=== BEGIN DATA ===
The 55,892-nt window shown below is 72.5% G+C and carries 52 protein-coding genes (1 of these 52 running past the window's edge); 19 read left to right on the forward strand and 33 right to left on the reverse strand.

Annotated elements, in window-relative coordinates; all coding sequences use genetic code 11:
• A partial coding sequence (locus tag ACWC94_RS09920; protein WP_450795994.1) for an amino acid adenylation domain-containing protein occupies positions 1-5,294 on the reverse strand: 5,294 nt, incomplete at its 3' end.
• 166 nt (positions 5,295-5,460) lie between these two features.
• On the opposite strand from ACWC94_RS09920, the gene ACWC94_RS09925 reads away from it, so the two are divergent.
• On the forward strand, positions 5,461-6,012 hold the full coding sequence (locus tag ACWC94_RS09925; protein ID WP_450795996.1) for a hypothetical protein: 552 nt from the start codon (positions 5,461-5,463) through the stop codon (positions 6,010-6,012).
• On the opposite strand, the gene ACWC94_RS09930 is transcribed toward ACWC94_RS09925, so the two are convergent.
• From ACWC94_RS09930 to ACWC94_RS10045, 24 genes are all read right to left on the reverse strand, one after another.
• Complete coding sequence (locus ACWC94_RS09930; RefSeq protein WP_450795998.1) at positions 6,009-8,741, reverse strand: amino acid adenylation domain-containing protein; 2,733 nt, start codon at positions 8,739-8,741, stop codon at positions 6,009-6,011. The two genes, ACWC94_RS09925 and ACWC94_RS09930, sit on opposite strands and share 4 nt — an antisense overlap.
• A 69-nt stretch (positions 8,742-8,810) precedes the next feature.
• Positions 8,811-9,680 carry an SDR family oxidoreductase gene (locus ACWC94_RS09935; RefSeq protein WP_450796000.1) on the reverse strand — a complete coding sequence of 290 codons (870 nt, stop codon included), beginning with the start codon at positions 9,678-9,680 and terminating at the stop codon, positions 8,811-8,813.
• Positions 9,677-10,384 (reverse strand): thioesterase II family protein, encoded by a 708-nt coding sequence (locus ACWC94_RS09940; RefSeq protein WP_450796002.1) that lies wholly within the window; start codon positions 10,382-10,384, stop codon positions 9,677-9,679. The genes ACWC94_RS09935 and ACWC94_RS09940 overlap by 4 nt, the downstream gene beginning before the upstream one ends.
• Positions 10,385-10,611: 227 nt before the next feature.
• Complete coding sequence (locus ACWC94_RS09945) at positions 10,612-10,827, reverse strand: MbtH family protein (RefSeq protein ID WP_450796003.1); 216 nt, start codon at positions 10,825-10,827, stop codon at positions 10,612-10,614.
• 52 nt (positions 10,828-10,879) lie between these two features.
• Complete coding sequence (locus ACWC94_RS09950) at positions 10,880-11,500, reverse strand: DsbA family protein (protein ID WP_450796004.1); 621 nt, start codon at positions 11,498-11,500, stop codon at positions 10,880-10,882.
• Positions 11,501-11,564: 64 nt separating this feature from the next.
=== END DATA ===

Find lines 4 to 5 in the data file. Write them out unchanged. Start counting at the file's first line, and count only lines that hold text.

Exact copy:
• 166 nt (positions 5,295-5,460) lie between these two features.
• On the opposite strand from ACWC94_RS09920, the gene ACWC94_RS09925 reads away from it, so the two are divergent.